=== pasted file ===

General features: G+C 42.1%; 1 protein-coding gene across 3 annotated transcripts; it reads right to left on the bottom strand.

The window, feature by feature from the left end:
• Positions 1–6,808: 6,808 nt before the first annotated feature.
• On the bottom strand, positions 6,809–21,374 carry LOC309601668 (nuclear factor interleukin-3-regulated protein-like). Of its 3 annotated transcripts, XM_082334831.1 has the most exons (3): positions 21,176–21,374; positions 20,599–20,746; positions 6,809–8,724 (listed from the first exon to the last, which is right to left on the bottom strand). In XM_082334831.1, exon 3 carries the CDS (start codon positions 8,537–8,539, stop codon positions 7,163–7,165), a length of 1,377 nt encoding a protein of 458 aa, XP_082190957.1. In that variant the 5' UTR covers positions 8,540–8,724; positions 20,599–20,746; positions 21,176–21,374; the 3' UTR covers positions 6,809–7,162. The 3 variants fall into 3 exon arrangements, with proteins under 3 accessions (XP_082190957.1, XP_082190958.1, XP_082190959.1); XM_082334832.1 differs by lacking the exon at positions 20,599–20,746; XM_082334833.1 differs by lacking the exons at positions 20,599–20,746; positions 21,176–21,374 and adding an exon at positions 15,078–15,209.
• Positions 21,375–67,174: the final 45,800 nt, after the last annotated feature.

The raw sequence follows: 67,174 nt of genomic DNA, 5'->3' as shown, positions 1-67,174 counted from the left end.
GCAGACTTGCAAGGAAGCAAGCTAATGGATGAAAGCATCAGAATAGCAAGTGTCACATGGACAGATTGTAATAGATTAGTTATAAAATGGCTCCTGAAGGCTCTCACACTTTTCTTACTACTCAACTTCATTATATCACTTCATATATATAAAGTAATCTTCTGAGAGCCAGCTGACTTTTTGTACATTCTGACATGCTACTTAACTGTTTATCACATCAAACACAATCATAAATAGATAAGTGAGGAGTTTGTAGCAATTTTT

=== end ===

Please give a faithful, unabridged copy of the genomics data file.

General features: G+C 42.1%; 1 protein-coding gene across 3 annotated transcripts; it reads right to left on the bottom strand.

The window, feature by feature from the left end:
• Positions 1–6,808: 6,808 nt before the first annotated feature.
• On the bottom strand, positions 6,809–21,374 carry LOC309601668 (nuclear factor interleukin-3-regulated protein-like). Of its 3 annotated transcripts, XM_082334831.1 has the most exons (3): positions 21,176–21,374; positions 20,599–20,746; positions 6,809–8,724 (listed from the first exon to the last, which is right to left on the bottom strand). In XM_082334831.1, exon 3 carries the CDS (start codon positions 8,537–8,539, stop codon positions 7,163–7,165), a length of 1,377 nt encoding a protein of 458 aa, XP_082190957.1. In that variant the 5' UTR covers positions 8,540–8,724; positions 20,599–20,746; positions 21,176–21,374; the 3' UTR covers positions 6,809–7,162. The 3 variants fall into 3 exon arrangements, with proteins under 3 accessions (XP_082190957.1, XP_082190958.1, XP_082190959.1); XM_082334832.1 differs by lacking the exon at positions 20,599–20,746; XM_082334833.1 differs by lacking the exons at positions 20,599–20,746; positions 21,176–21,374 and adding an exon at positions 15,078–15,209.
• Positions 21,375–67,174: the final 45,800 nt, after the last annotated feature.

The raw sequence follows: 67,174 nt of genomic DNA, 5'->3' as shown, positions 1-67,174 counted from the left end.
GCAGACTTGCAAGGAAGCAAGCTAATGGATGAAAGCATCAGAATAGCAAGTGTCACATGGACAGATTGTAATAGATTAGTTATAAAATGGCTCCTGAAGGCTCTCACACTTTTCTTACTACTCAACTTCATTATATCACTTCATATATATAAAGTAATCTTCTGAGAGCCAGCTGACTTTTTGTACATTCTGACATGCTACTTAACTGTTTATCACATCAAACACAATCATAAATAGATAAGTGAGGAGTTTGTAGCAATTTTT